28 Models of Content-based Instruction

29 Content-based Instruction Advantage: Provides a means for students to continue their academic development while also improving their language proficiency (Snow, 1998; Short, 1997). Disadvantage: Less effective in developing students’ academic English, reduced to “incidental learning” (Langman, 2003).

30 NCCU English Department’s Two Proposed Course Designs Design 1: With all the language-skills courses eliminated, to teach skills in content courses as an additional requirement. Design 2: Language-skills courses to be taught with specific subject matters or themes, such as linguistics, literature, or TESOL.

31 NCCU English Department’s Two Proposed Course Designs Both content-based, with varied emphasis on content and language.

32 NCCU English Department’s Two Possible Course Designs However, little or no research has been done to investigate what students think about a new course design that is (or will be) taken and how the existing curriculum can be improved.

33 Curriculum Reform Drivers Change often purports to be for the benefit of the students and are well-intentioned. No large scale survey of student opinions of NCCU ’ s language training program since What drives most reform?

34 Curriculum Reform Drivers Abroad In Saudi Arabia and Thailand, the MOE has strangle-hold on curriculum, reforming curriculum strictly from a top-down approach. No mention of receiving student input. (Mackenzie 2002) (Zimmerman) In the USA, at Purdue University, focus groups composed of faculty and students have explored what will distinguish Purdue graduates (but only for exploratory purposes, and not included in the final decision-making).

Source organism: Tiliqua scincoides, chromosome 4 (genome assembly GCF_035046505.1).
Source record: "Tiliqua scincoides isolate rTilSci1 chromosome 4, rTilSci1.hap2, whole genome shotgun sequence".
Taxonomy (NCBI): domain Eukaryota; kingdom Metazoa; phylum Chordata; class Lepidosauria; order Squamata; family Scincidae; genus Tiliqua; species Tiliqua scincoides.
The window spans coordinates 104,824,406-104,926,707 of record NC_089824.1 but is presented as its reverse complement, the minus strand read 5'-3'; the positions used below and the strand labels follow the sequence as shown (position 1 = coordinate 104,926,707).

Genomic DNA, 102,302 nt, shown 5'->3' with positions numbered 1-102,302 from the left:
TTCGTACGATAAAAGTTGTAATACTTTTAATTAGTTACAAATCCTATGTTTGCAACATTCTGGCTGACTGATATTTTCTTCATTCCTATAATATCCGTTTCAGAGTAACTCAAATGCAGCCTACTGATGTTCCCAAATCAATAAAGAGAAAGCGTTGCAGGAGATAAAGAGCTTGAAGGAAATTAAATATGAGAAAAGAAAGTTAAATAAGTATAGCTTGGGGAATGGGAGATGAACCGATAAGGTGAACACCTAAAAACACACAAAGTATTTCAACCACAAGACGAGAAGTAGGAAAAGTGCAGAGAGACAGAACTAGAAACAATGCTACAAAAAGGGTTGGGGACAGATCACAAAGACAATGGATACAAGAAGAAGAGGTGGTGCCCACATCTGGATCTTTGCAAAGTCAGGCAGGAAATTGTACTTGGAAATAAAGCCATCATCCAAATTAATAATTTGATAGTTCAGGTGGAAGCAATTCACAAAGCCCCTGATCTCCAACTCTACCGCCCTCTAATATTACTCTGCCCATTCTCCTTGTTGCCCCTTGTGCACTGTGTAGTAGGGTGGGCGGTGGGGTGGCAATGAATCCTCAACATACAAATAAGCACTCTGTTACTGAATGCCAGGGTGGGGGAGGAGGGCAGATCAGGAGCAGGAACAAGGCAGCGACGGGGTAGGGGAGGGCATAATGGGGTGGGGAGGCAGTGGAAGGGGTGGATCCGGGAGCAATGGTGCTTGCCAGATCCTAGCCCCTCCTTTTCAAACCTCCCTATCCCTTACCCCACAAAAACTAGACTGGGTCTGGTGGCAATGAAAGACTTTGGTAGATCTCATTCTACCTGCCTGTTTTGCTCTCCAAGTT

35 Curriculum Reform Drivers in Taiwan NTNU: Conducted an opinion survey amongst its students regarding its Freshman English program. Student opinions were taken into account when the faculty proposed new courses for an Advanced English program.

36 Research questions 1. What are the students' attitudes toward the current language-skill courses? 2. What are the students' attitudes toward the proposed course designs? 3. For the students, what may constitute an ideal language training program?

37 Methodology Informants Sophomore, Junior, and Senior English majors from National Chengchi University Students who have taken the required freshman and sophomore language skill training courses would be the targets. Students from two literature classes completed the questionnaire 96 surveys returned

38 Methodology Informants Future Plans Advanced study WorkSample size Year Sophomores % ( 24 ) Juniors % ( 38 ) Seniors % 50.0 ( 20 ) In total ( 82 ) 資料來源: 2008 政治大學英文系學生對語言課程滿意度與需求之問卷調查表

39 Methodology Informants

40 Methodology Research Design Obtain the learners’ self-report of their attitudes and opinions toward: –The current language training program –Potential language training programs Questionnaire survey used

41 Methodology Instruments The researchers developed a questionnaire. Questionnaire Survey Included closed-ended and open-ended questions Part One: General Questions Part Two: Learners’ opinions on individual language class Part Three: Open-ended section for further opinions

42 Methodology Testing Validity and Reliability Validity of the questionnaire  consulted four professors Reliability of the questionnaire  two pilot tests

43 Methodology Two pilot tests ProcedureDateTargets & Contents 1st pilot4/22 17 sophomores & 2 juniors– Questionnaire survey 2nd pilot 5/2&5/6 2 Seniors, 6 juniors, & 15 sophomores -- Questionnaire survey Follow-up 5/9-5/16 5 volunteers -- interview Interview Protocol